Article 131 of our Human Rights Act says you can go to jail for making insulting comments about someone’s race or country of origin!
So there was this Irishman, Englishman and Scotsman … oh wait, we can’t go there.
So there was this Iraqi, Iranian and Pakistani … of my, we most certainly can’t go there!
So much for: Everyone has the right to freedom of expression ...
I hate to break it to you, but there is a right to insult. The way to deal with a racist is to shame him with reason, not to jail him. Freedom of expression includes the right to say offensive things. It doesn’t include a right never to be offended.
There is certainly a right to say things that will be construed as insults by those intent on being insulted even though they’re not intended to be.
And this gets us close to the nub of the issue.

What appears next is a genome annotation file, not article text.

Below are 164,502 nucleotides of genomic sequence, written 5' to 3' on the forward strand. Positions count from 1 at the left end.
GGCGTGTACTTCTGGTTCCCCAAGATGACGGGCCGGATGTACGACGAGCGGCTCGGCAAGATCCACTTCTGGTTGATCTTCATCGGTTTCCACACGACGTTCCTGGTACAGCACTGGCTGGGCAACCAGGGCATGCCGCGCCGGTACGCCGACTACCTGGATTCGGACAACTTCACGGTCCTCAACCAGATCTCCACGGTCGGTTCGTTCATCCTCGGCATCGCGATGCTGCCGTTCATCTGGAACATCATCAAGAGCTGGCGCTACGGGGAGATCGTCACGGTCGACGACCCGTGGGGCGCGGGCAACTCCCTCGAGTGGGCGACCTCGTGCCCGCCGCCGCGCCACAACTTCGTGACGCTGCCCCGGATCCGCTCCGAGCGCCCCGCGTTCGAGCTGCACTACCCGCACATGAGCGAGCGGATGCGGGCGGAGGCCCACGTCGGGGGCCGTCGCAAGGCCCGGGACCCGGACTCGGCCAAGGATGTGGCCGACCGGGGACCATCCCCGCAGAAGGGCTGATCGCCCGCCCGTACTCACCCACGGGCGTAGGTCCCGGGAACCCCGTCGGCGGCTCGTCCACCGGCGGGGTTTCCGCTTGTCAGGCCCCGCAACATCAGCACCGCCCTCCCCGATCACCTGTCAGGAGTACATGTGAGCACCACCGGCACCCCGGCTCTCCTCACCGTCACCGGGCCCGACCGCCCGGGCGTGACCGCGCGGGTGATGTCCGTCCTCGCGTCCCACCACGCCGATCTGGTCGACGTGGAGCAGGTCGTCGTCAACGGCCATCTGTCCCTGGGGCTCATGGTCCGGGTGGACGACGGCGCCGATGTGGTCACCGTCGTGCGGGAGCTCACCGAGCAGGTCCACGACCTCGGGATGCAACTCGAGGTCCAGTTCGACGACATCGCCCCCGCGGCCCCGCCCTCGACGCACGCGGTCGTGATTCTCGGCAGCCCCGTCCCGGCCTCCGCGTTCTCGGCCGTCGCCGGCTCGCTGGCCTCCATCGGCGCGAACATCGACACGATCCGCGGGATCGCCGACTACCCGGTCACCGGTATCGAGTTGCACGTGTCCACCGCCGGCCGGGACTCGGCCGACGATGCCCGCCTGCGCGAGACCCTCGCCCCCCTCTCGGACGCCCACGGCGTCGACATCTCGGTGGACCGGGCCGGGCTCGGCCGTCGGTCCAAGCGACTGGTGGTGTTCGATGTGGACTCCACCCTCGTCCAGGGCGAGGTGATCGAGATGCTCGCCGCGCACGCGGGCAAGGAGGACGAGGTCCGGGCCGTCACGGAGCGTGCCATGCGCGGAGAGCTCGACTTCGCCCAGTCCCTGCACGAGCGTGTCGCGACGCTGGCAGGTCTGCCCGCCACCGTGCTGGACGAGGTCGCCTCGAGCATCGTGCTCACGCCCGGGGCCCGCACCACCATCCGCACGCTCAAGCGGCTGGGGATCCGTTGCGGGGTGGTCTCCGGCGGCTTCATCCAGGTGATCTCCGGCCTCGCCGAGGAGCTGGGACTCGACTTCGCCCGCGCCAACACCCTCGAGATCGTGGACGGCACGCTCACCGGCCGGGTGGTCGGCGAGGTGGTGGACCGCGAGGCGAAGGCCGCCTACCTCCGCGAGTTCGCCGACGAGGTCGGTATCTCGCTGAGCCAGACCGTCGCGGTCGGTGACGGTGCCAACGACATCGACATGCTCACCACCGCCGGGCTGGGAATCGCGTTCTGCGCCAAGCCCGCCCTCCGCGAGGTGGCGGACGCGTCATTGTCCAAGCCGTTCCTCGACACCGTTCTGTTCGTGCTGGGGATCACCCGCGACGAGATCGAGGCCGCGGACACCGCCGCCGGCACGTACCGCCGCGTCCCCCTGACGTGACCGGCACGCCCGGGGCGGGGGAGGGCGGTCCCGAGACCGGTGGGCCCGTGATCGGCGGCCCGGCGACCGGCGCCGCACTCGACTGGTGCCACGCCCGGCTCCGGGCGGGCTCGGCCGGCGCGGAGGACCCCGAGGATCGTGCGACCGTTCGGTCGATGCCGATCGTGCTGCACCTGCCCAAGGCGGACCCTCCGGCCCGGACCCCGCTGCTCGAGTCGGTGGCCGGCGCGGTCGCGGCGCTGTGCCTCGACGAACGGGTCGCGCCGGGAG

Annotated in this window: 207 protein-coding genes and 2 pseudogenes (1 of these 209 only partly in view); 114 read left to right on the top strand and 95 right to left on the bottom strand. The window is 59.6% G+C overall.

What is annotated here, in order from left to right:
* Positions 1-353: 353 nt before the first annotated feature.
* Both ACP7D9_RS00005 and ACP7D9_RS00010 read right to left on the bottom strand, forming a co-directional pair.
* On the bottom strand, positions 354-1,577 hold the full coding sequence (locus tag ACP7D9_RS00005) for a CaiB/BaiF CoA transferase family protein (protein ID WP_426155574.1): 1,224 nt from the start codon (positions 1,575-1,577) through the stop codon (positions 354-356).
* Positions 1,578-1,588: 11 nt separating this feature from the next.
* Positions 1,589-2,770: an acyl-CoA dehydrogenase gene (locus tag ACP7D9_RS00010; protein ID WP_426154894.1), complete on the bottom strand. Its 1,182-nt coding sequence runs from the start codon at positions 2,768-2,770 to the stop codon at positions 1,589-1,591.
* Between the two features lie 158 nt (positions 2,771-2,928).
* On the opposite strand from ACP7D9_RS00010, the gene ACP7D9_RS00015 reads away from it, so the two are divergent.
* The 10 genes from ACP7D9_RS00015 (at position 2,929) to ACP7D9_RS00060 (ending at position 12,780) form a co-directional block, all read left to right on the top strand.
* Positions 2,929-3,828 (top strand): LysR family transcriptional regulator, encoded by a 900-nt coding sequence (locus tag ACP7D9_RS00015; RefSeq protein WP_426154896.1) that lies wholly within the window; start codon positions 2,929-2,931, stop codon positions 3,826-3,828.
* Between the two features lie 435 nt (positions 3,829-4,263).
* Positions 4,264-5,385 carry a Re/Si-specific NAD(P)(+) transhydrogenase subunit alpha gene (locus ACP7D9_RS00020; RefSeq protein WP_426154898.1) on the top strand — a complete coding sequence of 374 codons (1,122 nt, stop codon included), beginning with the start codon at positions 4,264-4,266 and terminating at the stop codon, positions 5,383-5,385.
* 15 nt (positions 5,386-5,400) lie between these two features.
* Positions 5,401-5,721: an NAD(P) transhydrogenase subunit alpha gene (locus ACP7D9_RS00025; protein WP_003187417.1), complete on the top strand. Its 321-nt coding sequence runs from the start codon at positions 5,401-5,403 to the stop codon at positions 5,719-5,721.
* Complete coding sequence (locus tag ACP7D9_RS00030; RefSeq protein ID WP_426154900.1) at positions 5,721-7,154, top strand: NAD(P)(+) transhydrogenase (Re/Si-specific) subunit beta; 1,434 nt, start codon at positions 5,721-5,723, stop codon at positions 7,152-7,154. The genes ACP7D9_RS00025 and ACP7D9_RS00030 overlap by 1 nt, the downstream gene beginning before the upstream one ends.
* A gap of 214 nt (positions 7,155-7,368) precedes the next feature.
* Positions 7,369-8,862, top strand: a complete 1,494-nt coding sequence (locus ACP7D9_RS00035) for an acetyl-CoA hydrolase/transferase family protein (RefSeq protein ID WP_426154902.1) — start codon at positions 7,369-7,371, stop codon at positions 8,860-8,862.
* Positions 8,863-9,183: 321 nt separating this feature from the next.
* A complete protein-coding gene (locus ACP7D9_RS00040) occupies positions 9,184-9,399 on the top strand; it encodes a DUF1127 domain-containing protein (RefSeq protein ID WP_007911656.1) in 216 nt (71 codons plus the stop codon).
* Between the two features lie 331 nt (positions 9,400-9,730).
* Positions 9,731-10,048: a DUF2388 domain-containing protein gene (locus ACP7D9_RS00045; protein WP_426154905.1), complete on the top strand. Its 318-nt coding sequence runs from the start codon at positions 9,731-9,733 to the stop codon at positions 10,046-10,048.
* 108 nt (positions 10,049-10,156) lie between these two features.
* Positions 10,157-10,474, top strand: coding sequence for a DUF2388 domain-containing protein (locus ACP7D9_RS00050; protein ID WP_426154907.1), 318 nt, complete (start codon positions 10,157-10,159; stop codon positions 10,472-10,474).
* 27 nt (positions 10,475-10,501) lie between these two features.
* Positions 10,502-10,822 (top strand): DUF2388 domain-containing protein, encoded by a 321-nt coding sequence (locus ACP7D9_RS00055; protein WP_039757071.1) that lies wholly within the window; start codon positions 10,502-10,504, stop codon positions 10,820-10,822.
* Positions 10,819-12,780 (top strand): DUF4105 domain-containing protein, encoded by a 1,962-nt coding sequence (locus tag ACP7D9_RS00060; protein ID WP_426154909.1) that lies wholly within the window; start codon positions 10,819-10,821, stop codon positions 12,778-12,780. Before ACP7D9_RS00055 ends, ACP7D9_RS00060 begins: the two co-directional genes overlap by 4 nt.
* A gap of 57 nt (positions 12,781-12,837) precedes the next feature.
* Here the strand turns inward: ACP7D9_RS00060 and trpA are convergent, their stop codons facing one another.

This is the Age of Umbrage, the Age of Offence-Taking. All chance of debate on any matter of substance is instantly closed down nowadays as soon as some some two-bit totalitarian, some shrieking Social Justice Warrior, some pompous PC Thought Policewoman whines, “I find your statements offensive.” For these latter-day Inquisitionists, the only thing that gets them out of bed each day is to find something to be offended by and be a victim of. Racism, sexism, misogyny, homophobia, White Privilege , income inequality … you name it. To them, the best response I know of was uttered by comedian Stephen Fry, who said, and I shall quote him exactly: Quote—“It's now very common to hear people say, 'I'm rather offended by that.' As if that gives them certain rights. It's actually nothing more than a whine. 'I find that offensive.' It has no meaning; it has no purpose; it has no reason to be respected as a phrase. 'I am offended by that.' Well, so fucking what!" Unquote.